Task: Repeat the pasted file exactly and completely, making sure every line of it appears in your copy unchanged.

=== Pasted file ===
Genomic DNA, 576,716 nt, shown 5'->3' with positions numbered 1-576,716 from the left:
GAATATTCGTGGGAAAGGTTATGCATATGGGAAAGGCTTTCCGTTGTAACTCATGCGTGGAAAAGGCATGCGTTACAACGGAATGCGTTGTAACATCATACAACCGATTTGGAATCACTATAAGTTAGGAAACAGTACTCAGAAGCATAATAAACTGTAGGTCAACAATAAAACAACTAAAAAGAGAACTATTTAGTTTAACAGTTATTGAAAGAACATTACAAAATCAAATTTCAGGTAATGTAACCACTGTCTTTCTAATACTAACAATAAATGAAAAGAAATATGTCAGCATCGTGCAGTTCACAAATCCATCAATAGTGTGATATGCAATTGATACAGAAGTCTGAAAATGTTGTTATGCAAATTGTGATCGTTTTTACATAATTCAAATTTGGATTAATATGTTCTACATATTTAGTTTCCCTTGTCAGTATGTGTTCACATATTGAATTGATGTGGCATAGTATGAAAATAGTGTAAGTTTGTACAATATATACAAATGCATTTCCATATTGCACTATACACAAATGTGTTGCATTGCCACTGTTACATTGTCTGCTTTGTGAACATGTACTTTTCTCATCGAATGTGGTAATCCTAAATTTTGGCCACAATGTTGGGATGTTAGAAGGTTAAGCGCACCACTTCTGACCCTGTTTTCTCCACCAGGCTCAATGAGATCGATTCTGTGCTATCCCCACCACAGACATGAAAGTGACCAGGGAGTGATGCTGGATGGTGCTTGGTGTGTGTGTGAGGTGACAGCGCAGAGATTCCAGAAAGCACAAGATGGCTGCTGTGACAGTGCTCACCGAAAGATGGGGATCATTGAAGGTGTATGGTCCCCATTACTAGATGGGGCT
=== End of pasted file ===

Genomic DNA, 576,716 nt, shown 5'->3' with positions numbered 1-576,716 from the left:
GAATATTCGTGGGAAAGGTTATGCATATGGGAAAGGCTTTCCGTTGTAACTCATGCGTGGAAAAGGCATGCGTTACAACGGAATGCGTTGTAACATCATACAACCGATTTGGAATCACTATAAGTTAGGAAACAGTACTCAGAAGCATAATAAACTGTAGGTCAACAATAAAACAACTAAAAAGAGAACTATTTAGTTTAACAGTTATTGAAAGAACATTACAAAATCAAATTTCAGGTAATGTAACCACTGTCTTTCTAATACTAACAATAAATGAAAAGAAATATGTCAGCATCGTGCAGTTCACAAATCCATCAATAGTGTGATATGCAATTGATACAGAAGTCTGAAAATGTTGTTATGCAAATTGTGATCGTTTTTACATAATTCAAATTTGGATTAATATGTTCTACATATTTAGTTTCCCTTGTCAGTATGTGTTCACATATTGAATTGATGTGGCATAGTATGAAAATAGTGTAAGTTTGTACAATATATACAAATGCATTTCCATATTGCACTATACACAAATGTGTTGCATTGCCACTGTTACATTGTCTGCTTTGTGAACATGTACTTTTCTCATCGAATGTGGTAATCCTAAATTTTGGCCACAATGTTGGGATGTTAGAAGGTTAAGCGCACCACTTCTGACCCTGTTTTCTCCACCAGGCTCAATGAGATCGATTCTGTGCTATCCCCACCACAGACATGAAAGTGACCAGGGAGTGATGCTGGATGGTGCTTGGTGTGTGTGTGAGGTGACAGCGCAGAGATTCCAGAAAGCACAAGATGGCTGCTGTGACAGTGCTCACCGAAAGATGGGGATCATTGAAGGTGTATGGTCCCCATTACTAGATGGGGCT